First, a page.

A change of seasons can trigger an eczema ‘flare up’. Research has shown more than half of people with eczema believe that their flares are worse in winter to early spring, which is usually related to skin dryness.
The common symptoms of eczema include:
- Dry skin
- Inflammation – redness & swelling of the skin
- Intense itching (pruritus)
- Scratch marks
- Thick, dry, leathery skin
- Small, raised blister-like bumps that may open when scratched, which weep and crust and may become infected.
Australia has one of the highest incidences of eczema world-wide. Eczema affects up to one in three Australians at some time during their life. The skin disease is most prevalent in children, with up to 90 per cent of cases developing symptoms by age five. However eczema can occur in people of any age.
The prevalence of eczema has increased two-to-three fold in recent years. Research shows the increase is linked to a range of environmental factors. Around 60 per cent of people with eczema will develop symptoms within the first 12 months of life. While some of these people will outgrow symptoms, others will have the skin disease for life.
Although eczema is thought to be hereditary, around 30 per cent of people affected by the skin disease do not have a family history of allergic diseases. A child with both parents who have an atopic condition, such as eczema, asthma or hayfever, has an 80 per cent chance of inheriting eczema.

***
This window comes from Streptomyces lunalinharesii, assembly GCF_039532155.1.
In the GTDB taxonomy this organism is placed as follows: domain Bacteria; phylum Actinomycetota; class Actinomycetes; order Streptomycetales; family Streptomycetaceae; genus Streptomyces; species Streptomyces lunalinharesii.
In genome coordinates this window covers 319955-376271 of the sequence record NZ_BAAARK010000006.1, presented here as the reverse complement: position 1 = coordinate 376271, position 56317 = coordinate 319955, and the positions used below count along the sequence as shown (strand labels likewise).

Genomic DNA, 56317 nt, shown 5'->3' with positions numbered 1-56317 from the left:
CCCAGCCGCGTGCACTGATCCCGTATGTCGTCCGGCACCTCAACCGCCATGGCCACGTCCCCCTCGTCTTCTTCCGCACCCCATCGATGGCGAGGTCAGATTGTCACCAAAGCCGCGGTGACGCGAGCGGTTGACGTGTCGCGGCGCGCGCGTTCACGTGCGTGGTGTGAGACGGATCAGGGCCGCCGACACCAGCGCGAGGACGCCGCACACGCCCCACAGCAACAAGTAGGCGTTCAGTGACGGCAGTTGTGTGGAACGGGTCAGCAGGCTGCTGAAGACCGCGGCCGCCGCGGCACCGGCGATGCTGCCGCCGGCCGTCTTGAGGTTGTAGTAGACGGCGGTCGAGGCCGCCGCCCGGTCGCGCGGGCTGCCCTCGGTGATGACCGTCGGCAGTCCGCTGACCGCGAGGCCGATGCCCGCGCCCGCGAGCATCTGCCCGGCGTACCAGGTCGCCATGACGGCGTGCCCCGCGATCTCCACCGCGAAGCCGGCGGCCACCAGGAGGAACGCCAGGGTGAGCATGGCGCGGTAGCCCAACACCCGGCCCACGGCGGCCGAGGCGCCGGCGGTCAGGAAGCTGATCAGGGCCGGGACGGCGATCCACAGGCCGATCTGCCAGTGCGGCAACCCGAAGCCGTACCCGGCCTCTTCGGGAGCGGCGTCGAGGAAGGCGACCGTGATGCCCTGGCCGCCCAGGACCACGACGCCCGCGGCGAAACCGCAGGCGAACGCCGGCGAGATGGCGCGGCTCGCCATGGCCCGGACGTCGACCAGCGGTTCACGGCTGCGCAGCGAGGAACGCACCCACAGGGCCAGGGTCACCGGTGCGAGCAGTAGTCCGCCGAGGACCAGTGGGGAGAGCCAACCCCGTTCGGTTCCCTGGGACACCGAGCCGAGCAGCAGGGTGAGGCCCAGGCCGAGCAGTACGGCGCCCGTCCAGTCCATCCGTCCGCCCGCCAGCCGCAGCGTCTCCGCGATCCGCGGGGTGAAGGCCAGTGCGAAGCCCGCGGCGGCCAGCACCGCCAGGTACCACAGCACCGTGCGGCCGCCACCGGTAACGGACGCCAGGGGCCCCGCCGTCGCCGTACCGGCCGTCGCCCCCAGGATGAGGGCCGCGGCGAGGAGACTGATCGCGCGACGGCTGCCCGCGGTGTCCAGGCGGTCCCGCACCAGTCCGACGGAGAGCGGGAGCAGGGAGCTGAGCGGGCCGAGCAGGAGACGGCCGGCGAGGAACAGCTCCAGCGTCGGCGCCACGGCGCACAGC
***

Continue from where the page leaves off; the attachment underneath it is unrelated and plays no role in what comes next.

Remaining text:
A person with eczema can spend up to $2000 or more every year managing their disease. 40 per cent of people with eczema use four or more products to treat their eczema. Managing eczema to prevent flares is a constant battle involving daily moisturising with emollients, avoidance of allergens and irritants, dietary restrictions, using flare prevention products at the first signs of redness and itch, plus the application of topical steroid creams should a severe flare occur.
The skin is the largest organ in the body. The regular use of moisturisers assists in reducing the rate of water loss through the skin and maintaining a protective barrier against infection.
The relentless itching and scratching of eczema can lead to sleep disturbance, infections, days off work and school, social isolation and loss of self-esteem. Eczema may also have a major impact on daily life. Those affected by eczema should avoid contact with triggers and allergens. Common activities that can cause discomfort to eczema sufferers or aggravate the condition include swimming, gardening and exercise.
Source: Eczema Association of Australia